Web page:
August 4, 1769 in Moscow, Russia.
A fascinating article which, more than just an exploration of contrasting color theory between the ancients and the moderns, further confirms the analogical nature of the classical imagination:
“So Goethe was right. In trying to see the world through Greek eyes, the Newtonian view is only somewhat useful. We need to supplement it with the Greeks’ own colour theories, and to examine the way in which they actually tried to describe their world. Without this, the crucial role of light and brightness in their chromatic vision would be lost, as would any chance to make sense of the mobility and fluidity of their chromatic vocabulary. If we rely only on the mathematical abstractions of Newton’s optics, it will be impossible to imagine what the Greeks saw when they stood on their shores, gazing out upon the porphureos sea stretching into the distant horizon.”
August 1, 1866 in Oberlin, Ohio.
The following article from Remi Brague appeared in the recent August issue of First Things, and it bears reading for Christians reflecting on the state of secular culture and their own place in that culture, particularly given the penchant for ascribing to any of the various counter-cultural “Options” presented to us for our choosing.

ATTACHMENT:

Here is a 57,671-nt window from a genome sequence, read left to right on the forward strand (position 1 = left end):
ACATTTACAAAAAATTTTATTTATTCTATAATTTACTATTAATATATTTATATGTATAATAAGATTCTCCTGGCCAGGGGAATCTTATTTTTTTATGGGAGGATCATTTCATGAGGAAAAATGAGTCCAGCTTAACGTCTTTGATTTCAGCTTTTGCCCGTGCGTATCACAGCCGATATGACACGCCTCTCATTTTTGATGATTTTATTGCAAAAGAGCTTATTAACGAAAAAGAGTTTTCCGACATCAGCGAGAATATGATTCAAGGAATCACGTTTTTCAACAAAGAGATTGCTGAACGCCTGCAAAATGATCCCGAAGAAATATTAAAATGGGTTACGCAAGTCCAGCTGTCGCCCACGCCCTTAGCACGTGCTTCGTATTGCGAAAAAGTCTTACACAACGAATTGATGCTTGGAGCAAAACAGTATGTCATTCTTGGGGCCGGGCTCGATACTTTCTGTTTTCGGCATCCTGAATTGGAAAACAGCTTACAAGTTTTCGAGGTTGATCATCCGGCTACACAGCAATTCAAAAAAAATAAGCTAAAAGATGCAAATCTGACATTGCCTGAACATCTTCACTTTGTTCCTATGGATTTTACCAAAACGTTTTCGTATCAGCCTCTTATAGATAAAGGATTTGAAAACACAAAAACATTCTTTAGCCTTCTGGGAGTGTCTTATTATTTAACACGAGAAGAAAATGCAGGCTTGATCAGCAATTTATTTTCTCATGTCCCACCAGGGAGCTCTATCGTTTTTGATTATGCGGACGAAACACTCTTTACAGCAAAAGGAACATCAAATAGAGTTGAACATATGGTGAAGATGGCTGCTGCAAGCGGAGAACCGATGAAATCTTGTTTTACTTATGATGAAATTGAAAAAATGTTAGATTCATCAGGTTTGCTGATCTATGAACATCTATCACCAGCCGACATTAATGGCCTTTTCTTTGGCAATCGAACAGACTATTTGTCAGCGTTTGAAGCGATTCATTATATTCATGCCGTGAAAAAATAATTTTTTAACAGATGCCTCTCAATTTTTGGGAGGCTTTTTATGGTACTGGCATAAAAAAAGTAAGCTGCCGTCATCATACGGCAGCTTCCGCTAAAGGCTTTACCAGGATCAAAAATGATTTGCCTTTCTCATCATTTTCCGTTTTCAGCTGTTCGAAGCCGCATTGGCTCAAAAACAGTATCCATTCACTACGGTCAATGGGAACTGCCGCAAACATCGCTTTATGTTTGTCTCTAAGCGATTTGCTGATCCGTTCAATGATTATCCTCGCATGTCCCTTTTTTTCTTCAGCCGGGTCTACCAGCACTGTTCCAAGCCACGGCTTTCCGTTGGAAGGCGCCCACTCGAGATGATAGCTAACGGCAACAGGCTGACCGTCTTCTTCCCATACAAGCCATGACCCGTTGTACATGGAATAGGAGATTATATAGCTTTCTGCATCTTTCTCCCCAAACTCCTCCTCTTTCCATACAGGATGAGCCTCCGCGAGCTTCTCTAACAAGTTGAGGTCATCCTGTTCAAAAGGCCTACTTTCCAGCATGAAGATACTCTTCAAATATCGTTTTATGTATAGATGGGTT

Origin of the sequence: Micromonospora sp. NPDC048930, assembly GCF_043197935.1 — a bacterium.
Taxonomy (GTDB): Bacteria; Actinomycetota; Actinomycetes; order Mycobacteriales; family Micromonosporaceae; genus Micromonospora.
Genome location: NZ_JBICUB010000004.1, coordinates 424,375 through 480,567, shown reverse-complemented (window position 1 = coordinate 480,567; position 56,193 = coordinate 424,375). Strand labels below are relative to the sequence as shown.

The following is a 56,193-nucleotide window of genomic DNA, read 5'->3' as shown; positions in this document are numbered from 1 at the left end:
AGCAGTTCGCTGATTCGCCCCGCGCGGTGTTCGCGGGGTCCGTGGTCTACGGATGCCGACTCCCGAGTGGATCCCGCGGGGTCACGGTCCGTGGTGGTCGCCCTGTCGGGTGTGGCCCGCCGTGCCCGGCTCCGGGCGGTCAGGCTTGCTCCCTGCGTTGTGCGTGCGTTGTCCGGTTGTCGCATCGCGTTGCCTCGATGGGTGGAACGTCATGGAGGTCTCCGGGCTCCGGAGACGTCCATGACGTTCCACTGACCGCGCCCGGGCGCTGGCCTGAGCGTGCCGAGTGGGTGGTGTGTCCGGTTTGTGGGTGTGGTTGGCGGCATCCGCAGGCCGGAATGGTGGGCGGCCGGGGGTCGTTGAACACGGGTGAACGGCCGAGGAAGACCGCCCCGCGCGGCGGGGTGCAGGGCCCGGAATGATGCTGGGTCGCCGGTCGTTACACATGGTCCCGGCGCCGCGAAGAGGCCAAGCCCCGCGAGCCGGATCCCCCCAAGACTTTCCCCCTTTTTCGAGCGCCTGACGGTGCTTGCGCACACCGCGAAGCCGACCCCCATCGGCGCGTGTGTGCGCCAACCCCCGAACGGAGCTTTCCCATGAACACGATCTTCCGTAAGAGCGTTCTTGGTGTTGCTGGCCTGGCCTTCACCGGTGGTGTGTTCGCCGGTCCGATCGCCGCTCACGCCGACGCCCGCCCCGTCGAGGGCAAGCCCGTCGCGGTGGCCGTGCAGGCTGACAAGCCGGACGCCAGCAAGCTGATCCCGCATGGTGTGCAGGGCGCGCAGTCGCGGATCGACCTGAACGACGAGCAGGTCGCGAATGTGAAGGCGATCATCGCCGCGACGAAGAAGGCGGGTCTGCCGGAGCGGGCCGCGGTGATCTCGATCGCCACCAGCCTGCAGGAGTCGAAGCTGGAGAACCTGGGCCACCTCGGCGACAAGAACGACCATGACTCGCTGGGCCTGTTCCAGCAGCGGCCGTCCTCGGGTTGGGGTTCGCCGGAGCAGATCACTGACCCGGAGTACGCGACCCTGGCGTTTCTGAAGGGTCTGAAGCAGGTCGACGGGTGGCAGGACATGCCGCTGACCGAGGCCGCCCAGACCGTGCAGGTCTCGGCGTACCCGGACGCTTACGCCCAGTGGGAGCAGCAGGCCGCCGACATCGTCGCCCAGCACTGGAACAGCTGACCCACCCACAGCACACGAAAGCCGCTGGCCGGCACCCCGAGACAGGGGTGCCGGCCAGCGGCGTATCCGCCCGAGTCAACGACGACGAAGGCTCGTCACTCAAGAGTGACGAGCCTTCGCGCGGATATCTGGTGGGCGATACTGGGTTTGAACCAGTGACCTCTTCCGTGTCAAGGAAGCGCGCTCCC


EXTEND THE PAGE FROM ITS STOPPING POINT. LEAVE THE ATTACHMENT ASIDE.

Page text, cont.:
“If we are not building a “Christian culture,” why are we, as people of faith, writing, painting, composing, and otherwise occupying ourselves with cultural matters? Let us go back to the monks. They never imagined their task to be “cultural.” Pope Benedict reminds us of what is well known, but not always understood in its depth: Monks worked and prayed. Their work was grounded in a positive view of labor. This stemmed from a vision of the world as created by a good God, hence as basically good and a fitting arena for human endeavor.
What we imagine to be a post-Christian culture in the West carries this forward, after a fashion, so let me turn to the other monastic task, which is prayer. This concerns more than making petitions. Prayer is praise, especially in the Psalms, and praise stems from joy. To quote C. S. Lewis again: “Fully to enjoy is to glorify.” Here again we find an overflowing, which is very much in keeping with the overflowing—the superfluousness—of human creative action.”